We’re not saying Michael Phelps—owner of a human-record 23 Olympic Gold medals—is most famous for standing behind Tiger Woods during Woods’ run to a fifth Masters triumph in 2019, but we’re not NOT saying it either.
Before his epic Masters comeback in 2019, Tiger Woods had a prime chance at a fifth green jacket in 2013. In contention late in his round on Friday, Woods hit a perfect third shot into the par-5 15th, so perfect that it hit the flagstick and ricocheted back into the pond in front of the green. From there, all hell broke loose. He eventually signed for a one-under 71, but it later turned into a 73 when David Eger, a four time PGA Champions Tour winner, called in a rules infraction on Woods, who apparently took an illegal drop. It’s the most famous (or infamous) viewer call-in in golf history (which is something that’s no longer allowed to happen after viewer call-ins were banned in 2018.)
It's just not the Masters until Joe Ford—who stars in a supporting role while simultaneously running the the whole show from the shadows—has made an appearance. See you in November, Joe.
Thanks to his win at the 2012 Asia-Pacific Amateur Championship, Guan gained entry into the Masters field, making him the youngest competitor in Masters history at 14 years and 5 months. He made more history on Friday afternoon, becoming the youngest player ever to make the cut in a PGA Tour event at four over. Unfortunately, his incredible story was spoiled a bit on Sunday, when he was hit with a (gasp!) slow-play penalty, one of a handful of slow-play penalties ever given out in the history of professional golf.
The very reminder that Martha Burk played even a small role in Masters history is enough to give your typical green jacket hives. But there’s no mistaking that Burk had a presence at the 2003 Masters, where she led a protest of Augusta National’s then all-male membership down Washington Road from the club entrance. Burk didn’t succeed in getting the club to immediately respond, but it ultimately did relent in inviting women to join. For that reason, Burk holds the distinction of altering tournament history without ever setting foot on club grounds.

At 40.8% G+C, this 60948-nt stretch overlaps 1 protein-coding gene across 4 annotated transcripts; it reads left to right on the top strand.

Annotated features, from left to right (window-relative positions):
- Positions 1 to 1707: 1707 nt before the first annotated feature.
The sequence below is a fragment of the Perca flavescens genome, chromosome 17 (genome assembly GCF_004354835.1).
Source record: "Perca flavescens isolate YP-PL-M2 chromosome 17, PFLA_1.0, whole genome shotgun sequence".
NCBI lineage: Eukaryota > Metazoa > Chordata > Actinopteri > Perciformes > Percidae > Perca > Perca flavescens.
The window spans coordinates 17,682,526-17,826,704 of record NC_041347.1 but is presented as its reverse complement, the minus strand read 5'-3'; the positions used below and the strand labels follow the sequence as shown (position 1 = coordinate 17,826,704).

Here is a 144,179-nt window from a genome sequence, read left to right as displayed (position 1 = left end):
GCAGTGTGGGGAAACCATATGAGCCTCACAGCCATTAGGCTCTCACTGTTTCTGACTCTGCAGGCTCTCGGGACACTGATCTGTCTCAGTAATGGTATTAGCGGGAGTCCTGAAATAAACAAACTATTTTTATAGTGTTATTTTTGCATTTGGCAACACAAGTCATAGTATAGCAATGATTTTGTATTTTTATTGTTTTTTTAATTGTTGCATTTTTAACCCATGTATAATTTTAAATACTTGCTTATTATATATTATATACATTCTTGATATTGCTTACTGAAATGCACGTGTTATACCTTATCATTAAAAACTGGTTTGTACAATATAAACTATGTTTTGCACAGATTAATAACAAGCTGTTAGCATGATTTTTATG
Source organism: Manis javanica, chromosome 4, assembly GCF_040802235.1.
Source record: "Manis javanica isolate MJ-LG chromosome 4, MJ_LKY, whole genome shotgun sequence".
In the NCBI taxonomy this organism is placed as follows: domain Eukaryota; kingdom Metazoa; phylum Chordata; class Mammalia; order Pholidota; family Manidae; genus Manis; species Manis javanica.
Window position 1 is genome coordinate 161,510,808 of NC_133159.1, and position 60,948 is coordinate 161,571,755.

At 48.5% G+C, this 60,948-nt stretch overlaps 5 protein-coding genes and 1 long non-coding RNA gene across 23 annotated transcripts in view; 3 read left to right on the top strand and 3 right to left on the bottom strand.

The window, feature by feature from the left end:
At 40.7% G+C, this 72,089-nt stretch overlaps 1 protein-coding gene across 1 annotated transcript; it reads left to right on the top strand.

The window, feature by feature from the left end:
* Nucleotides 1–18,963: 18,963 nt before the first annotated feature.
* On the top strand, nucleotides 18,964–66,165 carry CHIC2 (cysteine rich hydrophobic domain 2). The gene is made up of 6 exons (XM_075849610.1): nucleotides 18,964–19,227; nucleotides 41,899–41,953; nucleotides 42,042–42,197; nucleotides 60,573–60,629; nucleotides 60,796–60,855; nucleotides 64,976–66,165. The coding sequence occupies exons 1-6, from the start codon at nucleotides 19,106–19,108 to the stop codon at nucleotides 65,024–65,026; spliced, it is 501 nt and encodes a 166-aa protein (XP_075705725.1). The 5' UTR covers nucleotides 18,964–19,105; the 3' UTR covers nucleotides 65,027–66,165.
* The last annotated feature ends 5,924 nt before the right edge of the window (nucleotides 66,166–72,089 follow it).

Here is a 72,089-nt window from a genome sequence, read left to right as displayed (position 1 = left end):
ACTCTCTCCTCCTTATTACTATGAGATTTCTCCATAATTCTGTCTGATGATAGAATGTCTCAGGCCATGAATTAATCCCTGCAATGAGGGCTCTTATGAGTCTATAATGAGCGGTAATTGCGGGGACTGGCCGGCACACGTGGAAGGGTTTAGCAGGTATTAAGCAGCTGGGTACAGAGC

The ability to speak in hushed tones is on the short list of golf announcer requirements, and to understand why, think back to the final hole of the 1978 Masters. It was there that Hubert Green faced a three-foot putt to force a playoff with Gary Player, but instead he was distracted by radio announcer Kelly describing the scene to radio listeners. Green backed off the putt, then missed the attempt moments later. Green acknowledged hearing what Kelly said, but refused to blame him. Nonetheless, the announcer likely erred on the side of whispering from that point forward.
The purpose of any good B character is to provide a new layer of depth to a protagonist. And so you have Molly Watson, Bubba’s mom, who provided the literal shoulder for her son to cry on in the immediate aftermath of his 2012 win. For a player who captivated Masters audiences with his improbable hooked wedge out of the trees on the first playoff hole, the ensuing collapse into his mother’s arm was also signal that Bubba could also be a blubbering mess.